In the south-east of Mal di Ventre Island, some granite reliefs rise and continue under the water the vein forming the island. The shoal has been named after the person who discovered it, and consists of a granite relief rising from the depth of 35m up to 20m of depth with deep fissures, collapsed blocks, and boulders joining with the detritus and the Posidonia grassland covering the bottom. It is a site often interested by strong currents.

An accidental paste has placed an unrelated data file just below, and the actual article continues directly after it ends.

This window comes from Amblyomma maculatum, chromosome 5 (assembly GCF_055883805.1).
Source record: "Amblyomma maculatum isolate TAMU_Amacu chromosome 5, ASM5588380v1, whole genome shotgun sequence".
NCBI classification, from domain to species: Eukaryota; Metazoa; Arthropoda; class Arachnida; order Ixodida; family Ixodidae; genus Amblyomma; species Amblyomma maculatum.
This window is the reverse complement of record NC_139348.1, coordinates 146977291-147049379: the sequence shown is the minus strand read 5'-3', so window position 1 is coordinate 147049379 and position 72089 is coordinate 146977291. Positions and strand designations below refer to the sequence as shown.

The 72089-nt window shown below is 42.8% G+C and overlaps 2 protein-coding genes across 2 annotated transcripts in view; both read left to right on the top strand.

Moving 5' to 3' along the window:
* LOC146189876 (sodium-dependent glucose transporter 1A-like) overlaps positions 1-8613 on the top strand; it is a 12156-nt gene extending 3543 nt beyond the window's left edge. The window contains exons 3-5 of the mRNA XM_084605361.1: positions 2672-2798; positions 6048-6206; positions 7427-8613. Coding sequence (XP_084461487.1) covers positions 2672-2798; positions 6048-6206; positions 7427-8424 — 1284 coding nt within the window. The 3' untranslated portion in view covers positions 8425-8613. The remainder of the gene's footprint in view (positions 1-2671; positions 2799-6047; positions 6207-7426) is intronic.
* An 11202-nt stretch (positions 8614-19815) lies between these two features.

The rocks are covered with brown seaweeds forming an irregular blanket interrupted – in the less illuminated areas – by encrusting sponges, bryozoans, and sciophilous green seaweeds. On the relief it is possible to observe several specimens of Spongia lamella, a protected species: it is a sponge of commercial interest whose collection is regulated. In the deepest rocky areas and at the foot of the walls it is possible to observe the biocenosis of the coralligenous, characterized by Corallinaceae red seaweeds with very bright colors competing with the colors of the encrusting sponges and the bryozoans. Among the rocks, groupers, brown meagers, and green wrasses swim, while shoals of common two-banded seabream, black seabreams, and sometimes, thick shoals of barracudas can also be sighted.